Basically, Bantle and the other Twins authenticators divide up all the team’s games and events. On an average game day, Bantle will arrive an hour before the first pitch to check in with both teams’ officials about any milestones to watch for, or any specific items the teams or MLB wants authenticated to keep or sell.
Then it’s just a matter of watching, applying stickers and inputting detailed information about each authenticated item into the system, so whoever ends up with the authenticated memorabilia can look up its official history on the league’s website.
But while authenticators might just sit and watch, the Twins’ side of authentication has a more mobile job. Venika Streeter is the one who has to venture into the stands to negotiate with the fan who catches a landmark home run, whether it be authenticated as was the case with Thome in 2011, or if it’s just a personal item a player wants for his own collection. Explaining the authentication program isn’t always so easy.
“There’s no authentication on it. There’s no autograph on it. There’s nothing,” she tells the fan. “So even if you try to resell it, now that people know about this program, they’re not going to believe that you actually have this milestone baseball.”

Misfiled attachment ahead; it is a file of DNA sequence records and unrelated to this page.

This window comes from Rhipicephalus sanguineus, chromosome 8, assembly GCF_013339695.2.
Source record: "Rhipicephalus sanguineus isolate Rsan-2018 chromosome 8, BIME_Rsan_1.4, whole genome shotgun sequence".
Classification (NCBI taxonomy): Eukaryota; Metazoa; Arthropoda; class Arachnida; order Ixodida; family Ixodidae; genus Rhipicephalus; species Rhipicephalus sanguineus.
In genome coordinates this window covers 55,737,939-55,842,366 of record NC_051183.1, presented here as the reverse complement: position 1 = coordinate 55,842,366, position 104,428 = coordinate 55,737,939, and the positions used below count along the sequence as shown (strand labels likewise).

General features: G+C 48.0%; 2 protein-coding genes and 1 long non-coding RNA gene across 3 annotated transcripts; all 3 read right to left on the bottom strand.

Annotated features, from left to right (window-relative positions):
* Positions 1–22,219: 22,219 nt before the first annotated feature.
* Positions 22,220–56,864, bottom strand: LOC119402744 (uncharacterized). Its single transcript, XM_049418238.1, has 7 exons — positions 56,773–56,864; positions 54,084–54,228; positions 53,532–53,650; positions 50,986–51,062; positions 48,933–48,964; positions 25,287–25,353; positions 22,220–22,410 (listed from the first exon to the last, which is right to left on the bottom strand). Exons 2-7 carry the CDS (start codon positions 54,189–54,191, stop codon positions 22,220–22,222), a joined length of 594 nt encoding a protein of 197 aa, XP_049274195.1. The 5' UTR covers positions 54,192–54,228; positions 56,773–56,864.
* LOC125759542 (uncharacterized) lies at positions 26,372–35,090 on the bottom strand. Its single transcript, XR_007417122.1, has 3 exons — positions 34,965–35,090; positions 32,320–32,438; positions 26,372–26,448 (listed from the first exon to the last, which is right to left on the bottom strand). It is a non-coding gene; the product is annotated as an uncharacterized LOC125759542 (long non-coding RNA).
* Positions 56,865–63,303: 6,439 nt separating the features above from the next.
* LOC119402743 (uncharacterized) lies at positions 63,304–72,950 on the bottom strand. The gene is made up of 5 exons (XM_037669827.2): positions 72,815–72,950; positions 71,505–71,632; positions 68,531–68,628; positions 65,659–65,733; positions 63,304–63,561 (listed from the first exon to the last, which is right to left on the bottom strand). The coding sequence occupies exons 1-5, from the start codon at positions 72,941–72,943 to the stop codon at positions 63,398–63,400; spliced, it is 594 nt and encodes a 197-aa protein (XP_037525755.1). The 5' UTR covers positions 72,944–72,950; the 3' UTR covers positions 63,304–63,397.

While most players will trade an autographed ball or other equipment, some fans demand meet and greets, pictures, tickets and more. Depending on how important or authentic the ball is, it can be a lot to ask.
Twins curator Clyde Doepner has collected baseball memorabilia since their first game in April 1961 — long before the authentication program started. And while Doepner, 70, has hologram-less memorabilia in his collection backed instead by players or his own written validation, he said the authentication program and its integrity makes his job significantly easier.
“I go 100 percent by the holograms — I mean the holograms are the highest level of proof you can get,” he said. “I wish everything I had had a hologram on it because it kind of cuts out any discussion now or in the future about its validity.”
While the authentication program can become very wrapped up in the minutia of the process, the overall goal is fairly simple — preserve history.
“Regardless of how we’re doing on the field sometimes, the people want to hear about the history of the game because it reminds them of the time when life was a little simpler and everything was good,” Doepner said.